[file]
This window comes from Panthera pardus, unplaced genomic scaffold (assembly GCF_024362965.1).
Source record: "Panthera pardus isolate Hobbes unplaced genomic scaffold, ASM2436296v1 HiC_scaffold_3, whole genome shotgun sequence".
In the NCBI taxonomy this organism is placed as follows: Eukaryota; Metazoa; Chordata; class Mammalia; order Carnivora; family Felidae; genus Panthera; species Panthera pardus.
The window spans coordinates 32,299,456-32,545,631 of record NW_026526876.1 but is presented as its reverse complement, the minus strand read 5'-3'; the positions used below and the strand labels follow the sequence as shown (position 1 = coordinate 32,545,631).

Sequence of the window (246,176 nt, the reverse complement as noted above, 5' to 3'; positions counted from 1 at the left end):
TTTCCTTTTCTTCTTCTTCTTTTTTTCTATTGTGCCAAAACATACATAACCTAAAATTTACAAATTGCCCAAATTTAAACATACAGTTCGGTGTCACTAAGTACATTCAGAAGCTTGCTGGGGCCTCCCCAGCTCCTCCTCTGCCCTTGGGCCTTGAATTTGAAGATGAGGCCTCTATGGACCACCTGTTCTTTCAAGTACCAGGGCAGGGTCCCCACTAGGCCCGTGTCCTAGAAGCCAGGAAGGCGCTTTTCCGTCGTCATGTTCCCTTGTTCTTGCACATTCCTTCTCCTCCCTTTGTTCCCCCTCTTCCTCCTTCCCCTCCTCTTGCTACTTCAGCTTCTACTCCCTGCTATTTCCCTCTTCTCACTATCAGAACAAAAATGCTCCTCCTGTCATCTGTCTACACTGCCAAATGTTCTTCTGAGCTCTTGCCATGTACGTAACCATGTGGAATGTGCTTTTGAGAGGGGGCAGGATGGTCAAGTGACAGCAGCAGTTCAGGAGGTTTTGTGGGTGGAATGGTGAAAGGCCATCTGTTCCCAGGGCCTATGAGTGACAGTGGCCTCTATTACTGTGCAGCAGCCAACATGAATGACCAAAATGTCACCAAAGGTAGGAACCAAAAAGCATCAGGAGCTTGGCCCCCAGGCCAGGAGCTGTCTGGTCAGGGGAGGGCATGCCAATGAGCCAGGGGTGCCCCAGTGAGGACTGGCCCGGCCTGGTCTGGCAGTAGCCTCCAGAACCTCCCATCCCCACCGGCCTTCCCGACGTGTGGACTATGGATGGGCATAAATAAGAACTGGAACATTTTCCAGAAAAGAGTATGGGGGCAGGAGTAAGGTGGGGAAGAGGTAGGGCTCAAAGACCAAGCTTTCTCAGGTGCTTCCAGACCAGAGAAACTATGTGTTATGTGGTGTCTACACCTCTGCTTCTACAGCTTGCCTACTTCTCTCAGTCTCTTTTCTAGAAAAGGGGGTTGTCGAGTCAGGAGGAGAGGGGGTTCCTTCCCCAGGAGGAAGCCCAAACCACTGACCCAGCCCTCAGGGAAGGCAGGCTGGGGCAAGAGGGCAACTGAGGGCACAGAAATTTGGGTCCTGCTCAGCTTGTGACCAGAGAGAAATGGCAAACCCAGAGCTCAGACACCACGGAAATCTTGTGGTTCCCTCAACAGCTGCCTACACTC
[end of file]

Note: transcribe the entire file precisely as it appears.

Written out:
This window comes from Panthera pardus, unplaced genomic scaffold (assembly GCF_024362965.1).
Source record: "Panthera pardus isolate Hobbes unplaced genomic scaffold, ASM2436296v1 HiC_scaffold_3, whole genome shotgun sequence".
In the NCBI taxonomy this organism is placed as follows: Eukaryota; Metazoa; Chordata; class Mammalia; order Carnivora; family Felidae; genus Panthera; species Panthera pardus.
The window spans coordinates 32,299,456-32,545,631 of record NW_026526876.1 but is presented as its reverse complement, the minus strand read 5'-3'; the positions used below and the strand labels follow the sequence as shown (position 1 = coordinate 32,545,631).

Sequence of the window (246,176 nt, the reverse complement as noted above, 5' to 3'; positions counted from 1 at the left end):
TTTCCTTTTCTTCTTCTTCTTTTTTTCTATTGTGCCAAAACATACATAACCTAAAATTTACAAATTGCCCAAATTTAAACATACAGTTCGGTGTCACTAAGTACATTCAGAAGCTTGCTGGGGCCTCCCCAGCTCCTCCTCTGCCCTTGGGCCTTGAATTTGAAGATGAGGCCTCTATGGACCACCTGTTCTTTCAAGTACCAGGGCAGGGTCCCCACTAGGCCCGTGTCCTAGAAGCCAGGAAGGCGCTTTTCCGTCGTCATGTTCCCTTGTTCTTGCACATTCCTTCTCCTCCCTTTGTTCCCCCTCTTCCTCCTTCCCCTCCTCTTGCTACTTCAGCTTCTACTCCCTGCTATTTCCCTCTTCTCACTATCAGAACAAAAATGCTCCTCCTGTCATCTGTCTACACTGCCAAATGTTCTTCTGAGCTCTTGCCATGTACGTAACCATGTGGAATGTGCTTTTGAGAGGGGGCAGGATGGTCAAGTGACAGCAGCAGTTCAGGAGGTTTTGTGGGTGGAATGGTGAAAGGCCATCTGTTCCCAGGGCCTATGAGTGACAGTGGCCTCTATTACTGTGCAGCAGCCAACATGAATGACCAAAATGTCACCAAAGGTAGGAACCAAAAAGCATCAGGAGCTTGGCCCCCAGGCCAGGAGCTGTCTGGTCAGGGGAGGGCATGCCAATGAGCCAGGGGTGCCCCAGTGAGGACTGGCCCGGCCTGGTCTGGCAGTAGCCTCCAGAACCTCCCATCCCCACCGGCCTTCCCGACGTGTGGACTATGGATGGGCATAAATAAGAACTGGAACATTTTCCAGAAAAGAGTATGGGGGCAGGAGTAAGGTGGGGAAGAGGTAGGGCTCAAAGACCAAGCTTTCTCAGGTGCTTCCAGACCAGAGAAACTATGTGTTATGTGGTGTCTACACCTCTGCTTCTACAGCTTGCCTACTTCTCTCAGTCTCTTTTCTAGAAAAGGGGGTTGTCGAGTCAGGAGGAGAGGGGGTTCCTTCCCCAGGAGGAAGCCCAAACCACTGACCCAGCCCTCAGGGAAGGCAGGCTGGGGCAAGAGGGCAACTGAGGGCACAGAAATTTGGGTCCTGCTCAGCTTGTGACCAGAGAGAAATGGCAAACCCAGAGCTCAGACACCACGGAAATCTTGTGGTTCCCTCAACAGCTGCCTACACTC